Last Sunday, my wife Nancy and I had a great weekend in Mooloolaba, where I took part in the Ironman 70.3 event, along with a thousand or so other competitors from around Australia and the world as well as hundreds of spectators. As Nancy said, even though the Sunshine Coast isn’t far from Brisbane, we’d never get around to going if there weren’t an event like this, but the beautiful setting makes us keen to return.
While I was there, a friend mentioned that the Melbourne Ironman event had been cancelled because the date of the Grand Prix had changed, producing a clash. That got my mind away from transition times and back to economic policy.
The Grand Prix is subsidised to the tune of $60 million a year, a payment justified by the supposed benefits of tourism, estimated at 35 000 interstate and international visitors. Every serious economic analysis I’ve seen suggests that the net benefits are nothing like $60 million. Here’s Rod Campbell.
But, although I’m always banging on about opportunity cost, this particular example hadn’t occurred to me. In addition to the subsidy cost, the Grand Prix costs Melbourne events that would otherwise attract visitors without any subsidy**. The last Melbourne Ironman attracted over 2000 entrants, of whom a large share would have been visitors with accompanying family. It’s probably not the only event lost to Melbourne because of the Grand Prix. Add to that the potential visitors who choose an alternative destination to avoid the noise and congestion of the race, and you’ve cancelled much of the tourism benefit attributed to the Grand Prix.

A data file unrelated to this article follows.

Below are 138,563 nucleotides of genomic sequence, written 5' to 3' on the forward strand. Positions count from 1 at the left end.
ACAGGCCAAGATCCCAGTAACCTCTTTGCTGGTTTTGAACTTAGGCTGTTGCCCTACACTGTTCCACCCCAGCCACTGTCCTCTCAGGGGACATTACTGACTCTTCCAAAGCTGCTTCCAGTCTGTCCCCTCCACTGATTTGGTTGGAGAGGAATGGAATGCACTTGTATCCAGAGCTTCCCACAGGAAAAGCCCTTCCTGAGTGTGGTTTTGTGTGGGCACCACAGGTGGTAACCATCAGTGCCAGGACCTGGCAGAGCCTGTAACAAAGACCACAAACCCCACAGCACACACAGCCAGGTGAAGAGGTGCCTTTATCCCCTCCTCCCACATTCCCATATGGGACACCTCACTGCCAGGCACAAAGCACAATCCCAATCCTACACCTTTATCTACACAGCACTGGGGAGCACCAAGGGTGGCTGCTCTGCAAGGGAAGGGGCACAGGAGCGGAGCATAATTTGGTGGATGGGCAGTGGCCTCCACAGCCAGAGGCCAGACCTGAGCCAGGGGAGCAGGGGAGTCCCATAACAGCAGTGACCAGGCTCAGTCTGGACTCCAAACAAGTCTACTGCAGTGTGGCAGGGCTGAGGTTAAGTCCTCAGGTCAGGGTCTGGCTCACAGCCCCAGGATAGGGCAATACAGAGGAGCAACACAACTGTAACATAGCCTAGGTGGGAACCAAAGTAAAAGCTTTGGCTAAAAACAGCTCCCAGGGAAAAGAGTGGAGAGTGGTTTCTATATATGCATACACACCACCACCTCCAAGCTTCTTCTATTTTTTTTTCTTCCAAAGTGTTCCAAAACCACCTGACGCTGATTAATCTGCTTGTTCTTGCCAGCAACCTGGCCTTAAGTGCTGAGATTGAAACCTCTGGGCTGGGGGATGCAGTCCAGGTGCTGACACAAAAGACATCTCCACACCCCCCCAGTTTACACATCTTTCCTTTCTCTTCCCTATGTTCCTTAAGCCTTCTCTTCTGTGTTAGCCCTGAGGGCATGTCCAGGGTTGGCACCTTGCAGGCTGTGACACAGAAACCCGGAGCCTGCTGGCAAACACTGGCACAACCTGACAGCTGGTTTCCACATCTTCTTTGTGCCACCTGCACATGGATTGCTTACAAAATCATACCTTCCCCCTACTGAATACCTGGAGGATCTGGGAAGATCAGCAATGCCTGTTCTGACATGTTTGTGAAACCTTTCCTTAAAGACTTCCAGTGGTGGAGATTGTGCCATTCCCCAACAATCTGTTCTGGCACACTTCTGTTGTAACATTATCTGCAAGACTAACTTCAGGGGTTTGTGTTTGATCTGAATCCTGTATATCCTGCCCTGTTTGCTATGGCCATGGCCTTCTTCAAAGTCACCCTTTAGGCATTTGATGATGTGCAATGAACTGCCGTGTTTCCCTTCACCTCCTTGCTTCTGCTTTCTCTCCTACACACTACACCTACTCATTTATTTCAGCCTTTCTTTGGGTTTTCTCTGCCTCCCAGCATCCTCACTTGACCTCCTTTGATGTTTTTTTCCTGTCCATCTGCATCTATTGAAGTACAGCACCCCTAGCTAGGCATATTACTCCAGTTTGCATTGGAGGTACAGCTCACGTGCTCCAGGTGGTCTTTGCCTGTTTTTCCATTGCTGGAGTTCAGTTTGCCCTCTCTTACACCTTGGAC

* There are also nebulous benefits said to be gained from global TV viewers, who are supposed to be attracted to Melbourne by hours spent on the couch watching fast cars doing laps of Albert Park, interspersed with a promo clips/coffee break opportunities. I’m dubious.
** Various tourist bodies are listed as event partners for Ironman, but as far as I can tell, the monetary value of their support is trivial.